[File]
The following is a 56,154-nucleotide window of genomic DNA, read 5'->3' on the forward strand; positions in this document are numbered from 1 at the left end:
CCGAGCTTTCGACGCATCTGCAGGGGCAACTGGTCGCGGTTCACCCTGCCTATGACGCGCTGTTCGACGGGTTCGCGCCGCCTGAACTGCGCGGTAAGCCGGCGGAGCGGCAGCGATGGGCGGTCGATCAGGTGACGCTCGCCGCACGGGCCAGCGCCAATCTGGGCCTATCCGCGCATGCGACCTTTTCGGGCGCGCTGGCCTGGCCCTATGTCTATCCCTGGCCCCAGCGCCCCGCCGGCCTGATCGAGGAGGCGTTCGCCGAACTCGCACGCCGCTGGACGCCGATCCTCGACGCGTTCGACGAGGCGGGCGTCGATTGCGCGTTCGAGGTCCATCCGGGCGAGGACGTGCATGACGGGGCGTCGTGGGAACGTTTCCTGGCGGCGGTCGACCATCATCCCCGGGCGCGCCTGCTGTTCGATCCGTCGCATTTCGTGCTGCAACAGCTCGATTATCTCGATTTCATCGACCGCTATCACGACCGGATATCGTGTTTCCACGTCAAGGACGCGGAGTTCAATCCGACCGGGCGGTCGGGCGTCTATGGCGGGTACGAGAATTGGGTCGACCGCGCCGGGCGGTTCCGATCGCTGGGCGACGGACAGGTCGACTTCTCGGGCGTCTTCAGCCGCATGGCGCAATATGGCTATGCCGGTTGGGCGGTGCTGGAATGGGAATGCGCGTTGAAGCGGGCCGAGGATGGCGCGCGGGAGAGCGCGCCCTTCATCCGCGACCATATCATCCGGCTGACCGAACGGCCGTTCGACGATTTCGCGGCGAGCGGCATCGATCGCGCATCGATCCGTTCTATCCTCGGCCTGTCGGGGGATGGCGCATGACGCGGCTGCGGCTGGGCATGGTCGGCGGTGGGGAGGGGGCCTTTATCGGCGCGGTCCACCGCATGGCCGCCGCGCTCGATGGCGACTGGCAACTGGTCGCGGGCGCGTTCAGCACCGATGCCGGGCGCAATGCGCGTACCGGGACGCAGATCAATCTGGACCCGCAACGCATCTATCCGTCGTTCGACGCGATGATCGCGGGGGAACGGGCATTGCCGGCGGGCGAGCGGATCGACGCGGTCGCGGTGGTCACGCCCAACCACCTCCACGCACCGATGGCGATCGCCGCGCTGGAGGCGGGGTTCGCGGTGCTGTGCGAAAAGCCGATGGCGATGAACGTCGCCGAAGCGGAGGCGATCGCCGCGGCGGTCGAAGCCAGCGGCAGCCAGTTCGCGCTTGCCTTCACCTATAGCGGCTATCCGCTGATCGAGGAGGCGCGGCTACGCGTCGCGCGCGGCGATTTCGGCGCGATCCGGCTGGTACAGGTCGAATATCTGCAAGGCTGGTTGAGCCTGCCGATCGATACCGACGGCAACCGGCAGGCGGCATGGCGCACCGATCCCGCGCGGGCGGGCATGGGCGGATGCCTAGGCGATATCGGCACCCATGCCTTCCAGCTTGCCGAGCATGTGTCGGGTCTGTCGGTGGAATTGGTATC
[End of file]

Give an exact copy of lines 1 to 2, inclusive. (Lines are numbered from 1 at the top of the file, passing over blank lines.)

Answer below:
The following is a 56,154-nucleotide window of genomic DNA, read 5'->3' on the forward strand; positions in this document are numbered from 1 at the left end:
CCGAGCTTTCGACGCATCTGCAGGGGCAACTGGTCGCGGTTCACCCTGCCTATGACGCGCTGTTCGACGGGTTCGCGCCGCCTGAACTGCGCGGTAAGCCGGCGGAGCGGCAGCGATGGGCGGTCGATCAGGTGACGCTCGCCGCACGGGCCAGCGCCAATCTGGGCCTATCCGCGCATGCGACCTTTTCGGGCGCGCTGGCCTGGCCCTATGTCTATCCCTGGCCCCAGCGCCCCGCCGGCCTGATCGAGGAGGCGTTCGCCGAACTCGCACGCCGCTGGACGCCGATCCTCGACGCGTTCGACGAGGCGGGCGTCGATTGCGCGTTCGAGGTCCATCCGGGCGAGGACGTGCATGACGGGGCGTCGTGGGAACGTTTCCTGGCGGCGGTCGACCATCATCCCCGGGCGCGCCTGCTGTTCGATCCGTCGCATTTCGTGCTGCAACAGCTCGATTATCTCGATTTCATCGACCGCTATCACGACCGGATATCGTGTTTCCACGTCAAGGACGCGGAGTTCAATCCGACCGGGCGGTCGGGCGTCTATGGCGGGTACGAGAATTGGGTCGACCGCGCCGGGCGGTTCCGATCGCTGGGCGACGGACAGGTCGACTTCTCGGGCGTCTTCAGCCGCATGGCGCAATATGGCTATGCCGGTTGGGCGGTGCTGGAATGGGAATGCGCGTTGAAGCGGGCCGAGGATGGCGCGCGGGAGAGCGCGCCCTTCATCCGCGACCATATCATCCGGCTGACCGAACGGCCGTTCGACGATTTCGCGGCGAGCGGCATCGATCGCGCATCGATCCGTTCTATCCTCGGCCTGTCGGGGGATGGCGCATGACGCGGCTGCGGCTGGGCATGGTCGGCGGTGGGGAGGGGGCCTTTATCGGCGCGGTCCACCGCATGGCCGCCGCGCTCGATGGCGACTGGCAACTGGTCGCGGGCGCGTTCAGCACCGATGCCGGGCGCAATGCGCGTACCGGGACGCAGATCAATCTGGACCCGCAACGCATCTATCCGTCGTTCGACGCGATGATCGCGGGGGAACGGGCATTGCCGGCGGGCGAGCGGATCGACGCGGTCGCGGTGGTCACGCCCAACCACCTCCACGCACCGATGGCGATCGCCGCGCTGGAGGCGGGGTTCGCGGTGCTGTGCGAAAAGCCGATGGCGATGAACGTCGCCGAAGCGGAGGCGATCGCCGCGGCGGTCGAAGCCAGCGGCAGCCAGTTCGCGCTTGCCTTCACCTATAGCGGCTATCCGCTGATCGAGGAGGCGCGGCTACGCGTCGCGCGCGGCGATTTCGGCGCGATCCGGCTGGTACAGGTCGAATATCTGCAAGGCTGGTTGAGCCTGCCGATCGATACCGACGGCAACCGGCAGGCGGCATGGCGCACCGATCCCGCGCGGGCGGGCATGGGCGGATGCCTAGGCGATATCGGCACCCATGCCTTCCAGCTTGCCGAGCATGTGTCGGGTCTGTCGGTGGAATTGGTATC